Pension Restoration Act

HRD-93-7R: Published: Dec 18, 1992. Publicly Released: Jan 27, 1993.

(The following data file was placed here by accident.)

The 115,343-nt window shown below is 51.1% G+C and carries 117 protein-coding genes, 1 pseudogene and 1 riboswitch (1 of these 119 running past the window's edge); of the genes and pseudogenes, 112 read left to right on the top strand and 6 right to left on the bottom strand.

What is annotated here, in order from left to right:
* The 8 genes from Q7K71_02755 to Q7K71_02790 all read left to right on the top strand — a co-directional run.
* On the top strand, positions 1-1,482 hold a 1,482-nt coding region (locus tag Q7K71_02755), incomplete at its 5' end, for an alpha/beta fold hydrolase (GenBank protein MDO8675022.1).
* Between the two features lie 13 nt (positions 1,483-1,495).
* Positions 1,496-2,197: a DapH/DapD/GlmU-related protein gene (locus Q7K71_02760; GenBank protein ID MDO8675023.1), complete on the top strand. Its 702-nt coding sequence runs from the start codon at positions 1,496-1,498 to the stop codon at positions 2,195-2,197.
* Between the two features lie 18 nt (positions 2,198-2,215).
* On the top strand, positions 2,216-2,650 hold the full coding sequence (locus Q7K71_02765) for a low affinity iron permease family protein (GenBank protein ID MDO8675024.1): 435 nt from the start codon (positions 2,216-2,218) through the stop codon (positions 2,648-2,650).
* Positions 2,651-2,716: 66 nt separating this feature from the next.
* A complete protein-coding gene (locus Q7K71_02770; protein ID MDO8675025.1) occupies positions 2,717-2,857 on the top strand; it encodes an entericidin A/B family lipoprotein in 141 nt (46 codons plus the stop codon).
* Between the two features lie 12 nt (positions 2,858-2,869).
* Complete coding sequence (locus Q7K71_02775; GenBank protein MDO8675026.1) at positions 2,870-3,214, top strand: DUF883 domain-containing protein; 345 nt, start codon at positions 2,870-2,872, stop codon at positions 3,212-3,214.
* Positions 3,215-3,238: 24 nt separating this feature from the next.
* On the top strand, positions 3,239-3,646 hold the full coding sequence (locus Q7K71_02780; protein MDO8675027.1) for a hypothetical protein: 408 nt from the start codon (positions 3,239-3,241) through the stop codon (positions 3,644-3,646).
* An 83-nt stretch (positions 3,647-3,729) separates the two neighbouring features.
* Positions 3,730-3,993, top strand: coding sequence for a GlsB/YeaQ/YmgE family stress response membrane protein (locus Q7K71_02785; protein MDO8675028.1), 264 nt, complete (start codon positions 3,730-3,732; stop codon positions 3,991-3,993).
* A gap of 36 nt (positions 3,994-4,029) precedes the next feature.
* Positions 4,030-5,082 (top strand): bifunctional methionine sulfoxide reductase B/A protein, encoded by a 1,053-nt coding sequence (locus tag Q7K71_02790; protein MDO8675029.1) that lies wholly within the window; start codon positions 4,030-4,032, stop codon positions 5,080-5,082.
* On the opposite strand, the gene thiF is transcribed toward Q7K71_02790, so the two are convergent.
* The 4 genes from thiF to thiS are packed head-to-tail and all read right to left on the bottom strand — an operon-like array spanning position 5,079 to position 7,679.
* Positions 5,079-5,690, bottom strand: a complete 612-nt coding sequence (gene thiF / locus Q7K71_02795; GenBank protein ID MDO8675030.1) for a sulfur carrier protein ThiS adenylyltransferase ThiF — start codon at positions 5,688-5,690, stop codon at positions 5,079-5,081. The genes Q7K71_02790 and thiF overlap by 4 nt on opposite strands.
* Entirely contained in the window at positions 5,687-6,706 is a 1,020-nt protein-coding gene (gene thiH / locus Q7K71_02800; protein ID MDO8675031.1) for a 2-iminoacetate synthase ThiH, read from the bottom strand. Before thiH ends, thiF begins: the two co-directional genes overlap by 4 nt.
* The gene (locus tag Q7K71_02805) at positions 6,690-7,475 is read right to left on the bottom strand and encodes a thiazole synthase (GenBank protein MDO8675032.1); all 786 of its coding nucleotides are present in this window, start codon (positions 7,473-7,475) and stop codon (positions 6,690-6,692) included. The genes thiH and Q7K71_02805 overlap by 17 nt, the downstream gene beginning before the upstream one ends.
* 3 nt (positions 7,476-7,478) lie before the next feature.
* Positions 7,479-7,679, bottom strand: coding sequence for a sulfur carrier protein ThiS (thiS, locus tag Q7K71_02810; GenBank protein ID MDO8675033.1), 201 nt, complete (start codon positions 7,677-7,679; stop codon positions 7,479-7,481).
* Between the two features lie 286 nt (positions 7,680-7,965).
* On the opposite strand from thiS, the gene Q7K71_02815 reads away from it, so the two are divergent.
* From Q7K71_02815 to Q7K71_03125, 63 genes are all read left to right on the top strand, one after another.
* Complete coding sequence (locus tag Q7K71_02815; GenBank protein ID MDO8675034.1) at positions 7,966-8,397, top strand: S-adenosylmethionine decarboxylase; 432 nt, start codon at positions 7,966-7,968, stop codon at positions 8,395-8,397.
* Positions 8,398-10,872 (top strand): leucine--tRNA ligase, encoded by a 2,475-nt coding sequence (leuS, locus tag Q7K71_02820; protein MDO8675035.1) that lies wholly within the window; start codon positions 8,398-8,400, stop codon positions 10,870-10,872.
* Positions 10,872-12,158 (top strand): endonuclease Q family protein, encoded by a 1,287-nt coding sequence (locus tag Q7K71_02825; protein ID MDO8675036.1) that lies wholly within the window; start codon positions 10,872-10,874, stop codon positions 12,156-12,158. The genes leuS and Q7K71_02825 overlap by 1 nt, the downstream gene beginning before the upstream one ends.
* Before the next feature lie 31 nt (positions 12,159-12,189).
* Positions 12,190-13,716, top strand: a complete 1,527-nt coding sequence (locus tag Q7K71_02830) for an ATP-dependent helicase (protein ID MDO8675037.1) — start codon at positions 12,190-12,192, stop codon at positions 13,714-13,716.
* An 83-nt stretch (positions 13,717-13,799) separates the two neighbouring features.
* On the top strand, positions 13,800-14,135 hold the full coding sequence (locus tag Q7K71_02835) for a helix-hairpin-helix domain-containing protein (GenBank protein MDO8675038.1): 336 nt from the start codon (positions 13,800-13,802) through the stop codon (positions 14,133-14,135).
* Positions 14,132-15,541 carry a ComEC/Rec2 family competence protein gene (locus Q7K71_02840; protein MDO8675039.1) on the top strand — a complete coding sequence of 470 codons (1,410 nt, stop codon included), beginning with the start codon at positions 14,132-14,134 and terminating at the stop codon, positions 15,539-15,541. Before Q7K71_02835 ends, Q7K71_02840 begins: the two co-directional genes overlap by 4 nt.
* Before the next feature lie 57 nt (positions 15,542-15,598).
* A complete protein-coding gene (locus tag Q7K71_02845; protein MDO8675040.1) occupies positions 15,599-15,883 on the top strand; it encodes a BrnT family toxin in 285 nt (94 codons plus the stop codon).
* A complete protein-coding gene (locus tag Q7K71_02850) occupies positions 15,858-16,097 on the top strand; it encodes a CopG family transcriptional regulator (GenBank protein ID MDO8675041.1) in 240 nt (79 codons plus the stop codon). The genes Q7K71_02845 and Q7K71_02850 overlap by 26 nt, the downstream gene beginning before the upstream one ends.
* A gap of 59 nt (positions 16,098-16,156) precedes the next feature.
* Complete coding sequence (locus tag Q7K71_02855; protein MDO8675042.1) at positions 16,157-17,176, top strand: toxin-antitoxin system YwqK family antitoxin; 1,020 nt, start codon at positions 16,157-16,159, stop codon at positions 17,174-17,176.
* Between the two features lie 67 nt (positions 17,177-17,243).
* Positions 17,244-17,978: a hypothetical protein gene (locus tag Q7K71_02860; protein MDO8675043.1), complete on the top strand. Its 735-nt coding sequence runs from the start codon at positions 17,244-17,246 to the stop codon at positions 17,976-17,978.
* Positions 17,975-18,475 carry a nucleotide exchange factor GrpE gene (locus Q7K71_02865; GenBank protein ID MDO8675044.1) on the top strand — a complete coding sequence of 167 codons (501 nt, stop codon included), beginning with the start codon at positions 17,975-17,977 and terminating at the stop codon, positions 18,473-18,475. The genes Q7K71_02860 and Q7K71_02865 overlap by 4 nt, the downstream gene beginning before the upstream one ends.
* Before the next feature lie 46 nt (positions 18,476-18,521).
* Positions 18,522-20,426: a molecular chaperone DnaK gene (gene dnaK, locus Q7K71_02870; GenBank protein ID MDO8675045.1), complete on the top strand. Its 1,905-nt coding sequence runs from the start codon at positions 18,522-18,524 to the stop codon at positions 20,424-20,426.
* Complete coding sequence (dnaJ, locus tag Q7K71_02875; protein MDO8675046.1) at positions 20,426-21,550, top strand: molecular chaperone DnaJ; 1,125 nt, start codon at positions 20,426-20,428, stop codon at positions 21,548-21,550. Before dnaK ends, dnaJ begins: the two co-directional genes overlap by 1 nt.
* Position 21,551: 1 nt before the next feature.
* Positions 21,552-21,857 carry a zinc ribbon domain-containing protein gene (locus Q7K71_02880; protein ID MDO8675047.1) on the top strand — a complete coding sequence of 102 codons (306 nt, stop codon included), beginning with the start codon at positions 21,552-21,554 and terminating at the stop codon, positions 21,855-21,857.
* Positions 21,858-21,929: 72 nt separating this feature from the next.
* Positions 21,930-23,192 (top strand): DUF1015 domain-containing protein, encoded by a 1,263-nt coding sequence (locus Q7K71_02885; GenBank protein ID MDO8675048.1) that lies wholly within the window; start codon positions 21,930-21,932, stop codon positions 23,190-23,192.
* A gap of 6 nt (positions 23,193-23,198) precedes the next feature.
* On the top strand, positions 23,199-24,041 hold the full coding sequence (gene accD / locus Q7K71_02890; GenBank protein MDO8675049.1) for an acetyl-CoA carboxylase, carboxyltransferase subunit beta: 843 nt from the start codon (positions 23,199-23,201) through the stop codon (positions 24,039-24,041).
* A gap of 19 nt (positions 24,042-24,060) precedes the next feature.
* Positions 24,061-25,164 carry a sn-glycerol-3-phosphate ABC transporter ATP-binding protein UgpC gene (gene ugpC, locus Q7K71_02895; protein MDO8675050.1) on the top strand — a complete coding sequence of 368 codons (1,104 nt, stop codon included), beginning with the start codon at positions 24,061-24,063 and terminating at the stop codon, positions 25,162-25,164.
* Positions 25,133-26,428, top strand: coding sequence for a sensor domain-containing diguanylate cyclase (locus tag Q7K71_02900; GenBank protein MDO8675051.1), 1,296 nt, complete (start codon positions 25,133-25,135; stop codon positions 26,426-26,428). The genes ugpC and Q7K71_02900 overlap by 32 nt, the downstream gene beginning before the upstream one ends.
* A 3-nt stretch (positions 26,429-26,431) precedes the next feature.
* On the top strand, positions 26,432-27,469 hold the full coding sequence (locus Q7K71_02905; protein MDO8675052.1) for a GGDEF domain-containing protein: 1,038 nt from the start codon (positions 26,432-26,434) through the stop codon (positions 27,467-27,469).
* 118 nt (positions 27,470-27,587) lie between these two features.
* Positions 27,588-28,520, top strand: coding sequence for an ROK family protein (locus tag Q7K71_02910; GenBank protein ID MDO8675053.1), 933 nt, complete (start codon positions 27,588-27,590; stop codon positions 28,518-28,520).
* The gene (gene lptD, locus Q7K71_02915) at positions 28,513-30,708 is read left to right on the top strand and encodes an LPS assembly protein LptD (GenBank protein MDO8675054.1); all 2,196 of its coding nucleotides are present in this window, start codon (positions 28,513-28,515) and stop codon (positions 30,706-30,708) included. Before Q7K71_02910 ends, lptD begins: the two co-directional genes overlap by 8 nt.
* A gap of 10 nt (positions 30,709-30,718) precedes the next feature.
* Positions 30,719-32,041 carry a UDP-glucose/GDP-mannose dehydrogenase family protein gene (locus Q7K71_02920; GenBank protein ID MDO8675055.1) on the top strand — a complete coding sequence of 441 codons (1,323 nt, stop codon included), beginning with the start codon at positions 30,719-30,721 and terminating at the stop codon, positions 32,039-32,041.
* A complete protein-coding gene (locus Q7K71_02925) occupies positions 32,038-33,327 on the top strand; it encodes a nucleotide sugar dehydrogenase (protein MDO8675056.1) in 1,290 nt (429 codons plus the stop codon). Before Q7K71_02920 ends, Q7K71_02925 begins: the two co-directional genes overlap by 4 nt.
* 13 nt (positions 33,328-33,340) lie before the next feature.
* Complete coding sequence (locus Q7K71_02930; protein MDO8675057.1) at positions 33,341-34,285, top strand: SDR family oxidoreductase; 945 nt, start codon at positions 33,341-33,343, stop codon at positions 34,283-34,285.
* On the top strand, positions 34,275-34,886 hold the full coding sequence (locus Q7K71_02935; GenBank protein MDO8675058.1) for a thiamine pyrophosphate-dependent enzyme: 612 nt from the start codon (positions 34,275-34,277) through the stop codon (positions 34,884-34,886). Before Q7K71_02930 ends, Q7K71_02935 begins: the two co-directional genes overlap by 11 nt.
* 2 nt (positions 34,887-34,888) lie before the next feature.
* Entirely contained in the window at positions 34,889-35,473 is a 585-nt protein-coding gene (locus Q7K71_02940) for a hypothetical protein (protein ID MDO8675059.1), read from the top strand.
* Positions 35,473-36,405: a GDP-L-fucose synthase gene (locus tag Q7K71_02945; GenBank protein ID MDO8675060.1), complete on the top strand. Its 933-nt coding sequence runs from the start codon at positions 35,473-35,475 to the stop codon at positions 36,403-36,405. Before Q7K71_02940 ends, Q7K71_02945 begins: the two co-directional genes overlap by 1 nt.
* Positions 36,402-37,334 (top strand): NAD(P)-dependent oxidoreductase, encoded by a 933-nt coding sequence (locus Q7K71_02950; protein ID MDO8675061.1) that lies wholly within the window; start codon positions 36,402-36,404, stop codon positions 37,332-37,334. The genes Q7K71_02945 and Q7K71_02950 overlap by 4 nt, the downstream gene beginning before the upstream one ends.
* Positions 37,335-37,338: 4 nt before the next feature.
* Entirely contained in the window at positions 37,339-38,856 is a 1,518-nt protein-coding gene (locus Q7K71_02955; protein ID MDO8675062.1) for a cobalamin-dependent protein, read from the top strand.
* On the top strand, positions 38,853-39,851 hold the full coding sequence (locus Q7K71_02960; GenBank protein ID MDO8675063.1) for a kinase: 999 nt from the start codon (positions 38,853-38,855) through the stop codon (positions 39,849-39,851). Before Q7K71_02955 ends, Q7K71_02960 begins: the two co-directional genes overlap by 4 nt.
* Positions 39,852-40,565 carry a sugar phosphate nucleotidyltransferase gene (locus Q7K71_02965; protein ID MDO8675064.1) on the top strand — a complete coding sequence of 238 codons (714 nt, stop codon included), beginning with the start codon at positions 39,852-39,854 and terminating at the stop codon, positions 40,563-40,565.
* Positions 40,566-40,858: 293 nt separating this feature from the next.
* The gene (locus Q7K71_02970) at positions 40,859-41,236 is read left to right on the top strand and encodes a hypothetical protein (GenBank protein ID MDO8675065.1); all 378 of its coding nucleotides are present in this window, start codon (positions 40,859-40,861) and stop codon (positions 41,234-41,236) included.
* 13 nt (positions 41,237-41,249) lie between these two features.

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Pursuant to a congressional request, GAO reviewed the impact of proposed legislation which would pay annuities to plan participants or their surviving spouses whose pension plans terminated before the enactment of the Employee Retirement Income Security Act, focusing on: (1) the number of pension losers or their surviving spouses; (2) the amount of annuities and administrative costs; (3) the impact on the Pension Benefit Guaranty Corporation's (PBGC) solvency; and (4) implementation difficulties. GAO found that: (1) the precise number of pension losers and their surviving spouses was unknown, but a 1979 Department of Labor study estimated that 67,000 participants were fully vested and survived to 1979; (2) in 1992, there were 47,000 to 52,000 surviving pension losers and spouses, with 38,000 to 39,000 participants immediately eligible for benefits; (3) present value annuity costs would range from $305 million to $406 million, and first-year administrative costs from $42 million to $44 million, with additional administrative costs to find and certify surviving participants and spouses having a present benefit value of $60 million; (5) PBGC liabilities would increase by $406 million under the proposed legislation, but its net cash flow would cover annuities through the end of the century; (6) the PBGC deficit would increase to $5.7 billion instead of $4.7 billion by 2001; and (7) the implementation would be difficult due to lack of documentation, since PBGC has no accurate information on individual pension losers or eligible participants.

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